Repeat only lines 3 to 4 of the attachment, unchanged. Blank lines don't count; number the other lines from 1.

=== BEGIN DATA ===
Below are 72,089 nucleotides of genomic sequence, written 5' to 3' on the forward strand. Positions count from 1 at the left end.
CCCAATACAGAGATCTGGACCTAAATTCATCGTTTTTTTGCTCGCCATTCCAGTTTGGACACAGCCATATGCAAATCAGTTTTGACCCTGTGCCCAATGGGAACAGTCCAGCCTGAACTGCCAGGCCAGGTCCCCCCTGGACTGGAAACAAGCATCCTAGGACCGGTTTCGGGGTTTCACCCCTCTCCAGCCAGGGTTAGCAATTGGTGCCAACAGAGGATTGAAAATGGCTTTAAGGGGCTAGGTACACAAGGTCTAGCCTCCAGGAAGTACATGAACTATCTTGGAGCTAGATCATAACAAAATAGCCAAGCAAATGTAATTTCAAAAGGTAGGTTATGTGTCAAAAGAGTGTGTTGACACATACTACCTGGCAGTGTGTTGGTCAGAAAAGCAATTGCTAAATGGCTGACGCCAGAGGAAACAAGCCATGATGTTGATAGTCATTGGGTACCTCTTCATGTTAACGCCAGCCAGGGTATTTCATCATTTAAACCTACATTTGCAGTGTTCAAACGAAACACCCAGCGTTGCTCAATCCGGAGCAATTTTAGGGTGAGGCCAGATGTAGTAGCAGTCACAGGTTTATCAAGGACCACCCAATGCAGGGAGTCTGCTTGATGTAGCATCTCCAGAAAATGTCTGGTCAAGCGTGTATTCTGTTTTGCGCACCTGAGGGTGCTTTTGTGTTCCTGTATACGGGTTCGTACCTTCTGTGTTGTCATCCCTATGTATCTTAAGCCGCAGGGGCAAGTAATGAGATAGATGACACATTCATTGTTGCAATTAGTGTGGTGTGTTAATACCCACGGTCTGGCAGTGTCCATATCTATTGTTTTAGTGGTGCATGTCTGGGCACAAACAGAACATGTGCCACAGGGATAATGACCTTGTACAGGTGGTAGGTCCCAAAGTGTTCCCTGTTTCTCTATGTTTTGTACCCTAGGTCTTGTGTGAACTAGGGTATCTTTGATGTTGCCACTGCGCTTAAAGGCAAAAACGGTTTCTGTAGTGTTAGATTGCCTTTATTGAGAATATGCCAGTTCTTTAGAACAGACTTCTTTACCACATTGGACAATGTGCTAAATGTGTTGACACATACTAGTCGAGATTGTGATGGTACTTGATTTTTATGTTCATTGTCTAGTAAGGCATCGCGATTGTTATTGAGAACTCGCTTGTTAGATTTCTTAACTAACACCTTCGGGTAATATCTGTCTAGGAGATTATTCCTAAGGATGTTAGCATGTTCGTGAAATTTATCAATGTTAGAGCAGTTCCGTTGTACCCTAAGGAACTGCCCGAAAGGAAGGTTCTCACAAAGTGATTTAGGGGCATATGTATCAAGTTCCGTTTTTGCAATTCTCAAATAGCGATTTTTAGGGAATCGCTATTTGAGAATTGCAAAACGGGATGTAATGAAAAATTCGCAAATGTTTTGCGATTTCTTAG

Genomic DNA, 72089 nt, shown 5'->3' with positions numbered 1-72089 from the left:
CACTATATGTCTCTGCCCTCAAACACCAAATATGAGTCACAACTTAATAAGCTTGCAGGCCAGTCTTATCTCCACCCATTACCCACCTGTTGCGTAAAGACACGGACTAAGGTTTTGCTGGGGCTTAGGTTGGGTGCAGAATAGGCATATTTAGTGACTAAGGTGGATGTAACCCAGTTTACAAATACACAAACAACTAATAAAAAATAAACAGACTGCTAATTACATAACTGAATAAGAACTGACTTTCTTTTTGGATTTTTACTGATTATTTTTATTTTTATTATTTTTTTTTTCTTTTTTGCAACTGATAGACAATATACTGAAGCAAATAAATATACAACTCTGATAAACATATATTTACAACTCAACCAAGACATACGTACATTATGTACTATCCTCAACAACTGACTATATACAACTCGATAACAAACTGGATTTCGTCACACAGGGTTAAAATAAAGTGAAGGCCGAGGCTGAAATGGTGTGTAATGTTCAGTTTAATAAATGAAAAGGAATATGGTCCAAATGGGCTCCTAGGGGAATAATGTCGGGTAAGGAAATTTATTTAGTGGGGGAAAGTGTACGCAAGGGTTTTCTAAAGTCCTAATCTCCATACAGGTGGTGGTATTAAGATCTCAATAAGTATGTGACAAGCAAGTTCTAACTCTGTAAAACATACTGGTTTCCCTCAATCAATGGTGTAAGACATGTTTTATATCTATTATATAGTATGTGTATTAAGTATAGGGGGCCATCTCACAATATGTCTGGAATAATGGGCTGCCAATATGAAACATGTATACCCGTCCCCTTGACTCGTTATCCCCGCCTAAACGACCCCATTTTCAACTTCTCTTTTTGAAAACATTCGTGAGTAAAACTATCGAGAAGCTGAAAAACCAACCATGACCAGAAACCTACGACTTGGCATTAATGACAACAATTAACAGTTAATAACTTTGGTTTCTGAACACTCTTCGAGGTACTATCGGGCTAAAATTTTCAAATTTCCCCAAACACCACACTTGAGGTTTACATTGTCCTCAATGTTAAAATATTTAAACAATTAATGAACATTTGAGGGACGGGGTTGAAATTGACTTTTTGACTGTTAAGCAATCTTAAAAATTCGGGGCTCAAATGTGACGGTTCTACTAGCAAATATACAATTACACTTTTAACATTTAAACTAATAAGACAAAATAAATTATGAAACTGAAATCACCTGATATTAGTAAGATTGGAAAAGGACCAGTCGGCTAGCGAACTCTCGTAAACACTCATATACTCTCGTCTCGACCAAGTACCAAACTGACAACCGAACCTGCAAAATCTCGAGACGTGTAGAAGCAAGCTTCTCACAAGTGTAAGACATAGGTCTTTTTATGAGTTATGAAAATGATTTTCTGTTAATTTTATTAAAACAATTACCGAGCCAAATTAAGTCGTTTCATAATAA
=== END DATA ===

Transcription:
Genomic DNA, 72089 nt, shown 5'->3' with positions numbered 1-72089 from the left:
CACTATATGTCTCTGCCCTCAAACACCAAATATGAGTCACAACTTAATAAGCTTGCAGGCCAGTCTTATCTCCACCCATTACCCACCTGTTGCGTAAAGACACGGACTAAGGTTTTGCTGGGGCTTAGGTTGGGTGCAGAATAGGCATATTTAGTGACTAAGGTGGATGTAACCCAGTTTACAAATACACAAACAACTAATAAAAAATAAACAGACTGCTAATTACATAACTGAATAAGAACTGACTTTCTTTTTGGATTTTTACTGATTATTTTTATTTTTATTATTTTTTTTTTCTTTTTTGCAACTGATAGACAATATACTGAAGCAAATAAATATACAACTCTGATAAACATATATTTACAACTCAACCAAGACATACGTACATTATGTACTATCCTCAACAACTGACTATATACAACTCGATAACAAACTGGATTTCGTCACACAGGGTTAAAATAAAGTGAAGGCCGAGGCTGAAATGGTGTGTAATGTTCAGTTTAATAAATGAAAAGGAATATGGTCCAAATGGGCTCCTAGGGGAATAATGTCGGGTAAGGAAATTTATTTAGTGGGGGAAAGTGTACGCAAGGGTTTTCTAAAGTCCTAATCTCCATACAGGTGGTGGTATTAAGATCTCAATAAGTATGTGACAAGCAAGTTCTAACTCTGTAAAACATACTGGTTTCCCTCAATCAATGGTGTAAGACATGTTTTATATCTATTATATAGTATGTGTATTAAGTATAGGGGGCCATCTCACAATATGTCTGGAATAATGGGCTGCCAATATGAAACATGTATACCCGTCCCCTTGACTCGTTATCCCCGCCTAAACGACCCCATTTTCAACTTCTCTTTTTGAAAACATTCGTGAGTAAAACTATCGAGAAGCTGAAAAACCAACCATGACCAGAAACCTACGACTTGGCATTAATGACAACAATTAACAGTTAATAACTTTGGTTTCTGAACACTCTTCGAGGTACTATCGGGCTAAAATTTTCAAATTTCCCCAAACACCACACTTGAGGTTTACATTGTCCTCAATGTTAAAATATTTAAACAATTAATGAACATTTGAGGGACGGGGTTGAAATTGACTTTTTGACTGTTAAGCAATCTTAAAAATTCGGGGCTCAAATGTGACGGTTCTACTAGCAAATATACAATTACACTTTTAACATTTAAACTAATAAGACAAAATAAATTATGAAACTGAAATCACCTGATATTAGTAAGATTGGAAAAGGACCAGTCGGCTAGCGAACTCTCGTAAACACTCATATACTCTCGTCTCGACCAAGTACCAAACTGACAACCGAACCTGCAAAATCTCGAGACGTGTAGAAGCAAGCTTCTCACAAGTGTAAGACATAGGTCTTTTTATGAGTTATGAAAATGATTTTCTGTTAATTTTATTAAAACAATTACCGAGCCAAATTAAGTCGTTTCATAATAA